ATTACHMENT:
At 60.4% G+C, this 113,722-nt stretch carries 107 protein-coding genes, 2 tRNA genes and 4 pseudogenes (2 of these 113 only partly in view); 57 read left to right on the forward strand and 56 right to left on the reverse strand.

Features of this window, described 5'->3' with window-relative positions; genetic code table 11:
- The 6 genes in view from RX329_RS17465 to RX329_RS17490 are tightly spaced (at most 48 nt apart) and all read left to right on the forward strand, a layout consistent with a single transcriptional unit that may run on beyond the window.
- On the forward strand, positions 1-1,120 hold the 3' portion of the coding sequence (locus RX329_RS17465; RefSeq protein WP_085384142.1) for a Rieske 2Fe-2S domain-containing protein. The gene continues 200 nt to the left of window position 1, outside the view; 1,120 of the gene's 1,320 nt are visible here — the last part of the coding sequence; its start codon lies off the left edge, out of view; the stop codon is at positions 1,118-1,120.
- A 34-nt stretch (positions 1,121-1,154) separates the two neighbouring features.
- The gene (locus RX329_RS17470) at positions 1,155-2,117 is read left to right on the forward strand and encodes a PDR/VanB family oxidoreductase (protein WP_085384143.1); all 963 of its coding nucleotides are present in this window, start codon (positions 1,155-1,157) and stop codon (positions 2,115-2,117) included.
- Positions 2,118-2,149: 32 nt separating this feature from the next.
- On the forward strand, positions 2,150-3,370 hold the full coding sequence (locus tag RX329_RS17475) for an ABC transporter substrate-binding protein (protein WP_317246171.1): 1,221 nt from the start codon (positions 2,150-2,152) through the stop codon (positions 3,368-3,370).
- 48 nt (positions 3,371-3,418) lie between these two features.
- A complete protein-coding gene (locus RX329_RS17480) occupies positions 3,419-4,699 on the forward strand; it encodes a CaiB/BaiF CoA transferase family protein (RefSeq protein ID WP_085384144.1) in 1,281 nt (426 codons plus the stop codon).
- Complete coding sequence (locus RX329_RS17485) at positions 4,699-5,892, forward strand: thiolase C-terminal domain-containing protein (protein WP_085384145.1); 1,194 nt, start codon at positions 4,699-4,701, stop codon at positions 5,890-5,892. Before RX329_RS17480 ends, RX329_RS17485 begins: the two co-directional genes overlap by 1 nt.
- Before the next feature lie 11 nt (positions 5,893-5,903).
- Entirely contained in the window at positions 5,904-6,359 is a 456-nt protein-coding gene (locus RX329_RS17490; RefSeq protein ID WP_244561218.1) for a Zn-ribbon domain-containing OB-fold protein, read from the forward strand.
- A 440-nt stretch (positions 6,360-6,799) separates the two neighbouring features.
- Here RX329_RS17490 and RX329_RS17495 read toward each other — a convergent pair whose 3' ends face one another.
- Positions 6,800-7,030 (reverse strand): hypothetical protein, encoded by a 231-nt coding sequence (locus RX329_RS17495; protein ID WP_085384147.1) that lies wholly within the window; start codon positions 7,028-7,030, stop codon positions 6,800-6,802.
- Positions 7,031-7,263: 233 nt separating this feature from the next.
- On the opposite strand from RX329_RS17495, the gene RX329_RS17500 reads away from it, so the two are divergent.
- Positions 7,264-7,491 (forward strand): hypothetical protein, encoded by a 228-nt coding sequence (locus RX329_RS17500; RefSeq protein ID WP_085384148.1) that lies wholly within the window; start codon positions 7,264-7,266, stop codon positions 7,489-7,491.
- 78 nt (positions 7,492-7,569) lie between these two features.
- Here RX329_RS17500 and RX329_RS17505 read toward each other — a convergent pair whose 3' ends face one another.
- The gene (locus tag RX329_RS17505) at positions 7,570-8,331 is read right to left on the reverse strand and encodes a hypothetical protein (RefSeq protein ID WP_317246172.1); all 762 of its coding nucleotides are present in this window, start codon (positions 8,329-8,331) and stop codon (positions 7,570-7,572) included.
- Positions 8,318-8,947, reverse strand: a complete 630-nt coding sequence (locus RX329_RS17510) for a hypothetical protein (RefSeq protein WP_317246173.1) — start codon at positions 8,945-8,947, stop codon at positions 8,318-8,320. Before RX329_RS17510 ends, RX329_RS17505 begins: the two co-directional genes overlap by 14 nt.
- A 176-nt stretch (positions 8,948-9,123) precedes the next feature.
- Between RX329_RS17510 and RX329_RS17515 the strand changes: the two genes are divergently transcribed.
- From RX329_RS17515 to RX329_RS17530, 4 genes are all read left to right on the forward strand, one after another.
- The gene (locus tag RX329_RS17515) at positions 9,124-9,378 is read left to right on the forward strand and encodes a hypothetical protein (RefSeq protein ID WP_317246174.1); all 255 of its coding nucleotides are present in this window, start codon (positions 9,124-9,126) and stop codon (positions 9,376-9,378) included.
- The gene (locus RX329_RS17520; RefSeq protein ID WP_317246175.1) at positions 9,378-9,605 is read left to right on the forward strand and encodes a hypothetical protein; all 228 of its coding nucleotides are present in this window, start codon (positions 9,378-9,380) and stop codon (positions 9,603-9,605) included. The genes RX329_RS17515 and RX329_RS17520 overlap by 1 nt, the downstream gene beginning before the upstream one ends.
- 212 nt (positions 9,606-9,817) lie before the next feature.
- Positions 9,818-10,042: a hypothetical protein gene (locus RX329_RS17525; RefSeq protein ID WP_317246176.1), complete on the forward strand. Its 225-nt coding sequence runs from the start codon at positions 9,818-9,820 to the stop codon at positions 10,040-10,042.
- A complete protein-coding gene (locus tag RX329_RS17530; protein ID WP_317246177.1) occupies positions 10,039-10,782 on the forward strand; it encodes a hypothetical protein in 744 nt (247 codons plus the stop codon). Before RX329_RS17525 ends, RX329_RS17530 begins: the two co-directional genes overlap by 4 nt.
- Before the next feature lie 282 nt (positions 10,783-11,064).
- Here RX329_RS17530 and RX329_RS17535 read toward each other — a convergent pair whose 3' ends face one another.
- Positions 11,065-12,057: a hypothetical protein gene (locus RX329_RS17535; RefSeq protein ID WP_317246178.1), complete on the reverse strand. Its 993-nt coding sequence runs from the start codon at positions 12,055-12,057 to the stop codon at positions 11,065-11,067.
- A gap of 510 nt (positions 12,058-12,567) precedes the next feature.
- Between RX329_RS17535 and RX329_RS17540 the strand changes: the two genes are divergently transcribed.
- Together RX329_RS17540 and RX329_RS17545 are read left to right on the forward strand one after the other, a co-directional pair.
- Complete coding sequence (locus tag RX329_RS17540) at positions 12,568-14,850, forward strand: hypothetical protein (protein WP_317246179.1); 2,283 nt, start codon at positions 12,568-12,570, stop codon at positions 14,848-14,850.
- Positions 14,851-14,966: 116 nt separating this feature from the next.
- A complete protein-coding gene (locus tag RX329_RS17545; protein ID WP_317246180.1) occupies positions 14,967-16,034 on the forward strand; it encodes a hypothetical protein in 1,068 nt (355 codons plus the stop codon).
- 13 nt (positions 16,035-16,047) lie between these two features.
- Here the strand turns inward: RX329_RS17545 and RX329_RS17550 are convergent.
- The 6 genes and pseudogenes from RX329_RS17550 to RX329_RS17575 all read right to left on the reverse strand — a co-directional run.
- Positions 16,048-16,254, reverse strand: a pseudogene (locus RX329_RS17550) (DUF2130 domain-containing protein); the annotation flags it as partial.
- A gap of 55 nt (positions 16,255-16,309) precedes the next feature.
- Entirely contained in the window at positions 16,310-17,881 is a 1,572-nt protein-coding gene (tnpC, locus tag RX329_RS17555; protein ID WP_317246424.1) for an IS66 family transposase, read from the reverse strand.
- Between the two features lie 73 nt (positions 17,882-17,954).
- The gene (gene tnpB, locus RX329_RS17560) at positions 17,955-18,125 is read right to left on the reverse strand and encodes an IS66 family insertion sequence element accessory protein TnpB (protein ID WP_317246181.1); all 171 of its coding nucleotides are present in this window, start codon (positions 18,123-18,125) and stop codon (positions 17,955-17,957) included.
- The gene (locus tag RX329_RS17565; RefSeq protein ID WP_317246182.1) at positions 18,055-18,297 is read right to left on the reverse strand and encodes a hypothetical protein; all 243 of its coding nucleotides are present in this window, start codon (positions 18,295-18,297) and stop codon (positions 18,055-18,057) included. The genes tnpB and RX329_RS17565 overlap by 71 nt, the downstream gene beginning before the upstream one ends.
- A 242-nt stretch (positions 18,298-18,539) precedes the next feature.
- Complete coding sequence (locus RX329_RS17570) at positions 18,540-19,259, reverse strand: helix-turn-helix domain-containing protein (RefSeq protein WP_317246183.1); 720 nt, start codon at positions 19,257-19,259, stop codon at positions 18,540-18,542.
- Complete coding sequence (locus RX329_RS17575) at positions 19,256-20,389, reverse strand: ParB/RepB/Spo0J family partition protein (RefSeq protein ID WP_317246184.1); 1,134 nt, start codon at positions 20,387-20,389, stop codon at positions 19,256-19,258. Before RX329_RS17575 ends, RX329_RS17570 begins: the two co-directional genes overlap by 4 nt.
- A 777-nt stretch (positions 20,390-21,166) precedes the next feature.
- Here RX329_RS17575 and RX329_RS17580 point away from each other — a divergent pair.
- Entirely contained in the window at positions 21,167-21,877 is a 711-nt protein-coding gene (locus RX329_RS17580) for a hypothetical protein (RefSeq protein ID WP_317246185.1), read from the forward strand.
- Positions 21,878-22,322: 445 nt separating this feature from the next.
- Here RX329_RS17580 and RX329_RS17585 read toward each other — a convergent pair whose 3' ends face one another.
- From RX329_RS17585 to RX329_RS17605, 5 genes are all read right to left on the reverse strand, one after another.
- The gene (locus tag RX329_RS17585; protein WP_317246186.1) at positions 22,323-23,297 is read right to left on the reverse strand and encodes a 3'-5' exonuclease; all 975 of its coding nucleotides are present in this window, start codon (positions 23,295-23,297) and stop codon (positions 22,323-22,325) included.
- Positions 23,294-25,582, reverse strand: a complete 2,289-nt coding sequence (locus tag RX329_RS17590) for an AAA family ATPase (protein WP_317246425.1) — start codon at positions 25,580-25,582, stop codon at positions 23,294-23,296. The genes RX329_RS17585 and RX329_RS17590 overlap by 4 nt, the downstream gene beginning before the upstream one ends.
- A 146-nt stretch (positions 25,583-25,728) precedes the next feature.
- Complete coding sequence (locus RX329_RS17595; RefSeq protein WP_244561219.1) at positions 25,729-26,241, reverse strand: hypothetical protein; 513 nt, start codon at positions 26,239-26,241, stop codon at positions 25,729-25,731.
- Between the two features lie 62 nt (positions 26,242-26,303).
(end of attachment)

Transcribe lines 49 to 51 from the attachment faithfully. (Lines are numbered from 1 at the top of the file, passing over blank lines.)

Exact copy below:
- The gene (locus tag RX329_RS17565; RefSeq protein ID WP_317246182.1) at positions 18,055-18,297 is read right to left on the reverse strand and encodes a hypothetical protein; all 243 of its coding nucleotides are present in this window, start codon (positions 18,295-18,297) and stop codon (positions 18,055-18,057) included. The genes tnpB and RX329_RS17565 overlap by 71 nt, the downstream gene beginning before the upstream one ends.
- A 242-nt stretch (positions 18,298-18,539) precedes the next feature.
- Complete coding sequence (locus RX329_RS17570) at positions 18,540-19,259, reverse strand: helix-turn-helix domain-containing protein (RefSeq protein WP_317246183.1); 720 nt, start codon at positions 19,257-19,259, stop codon at positions 18,540-18,542.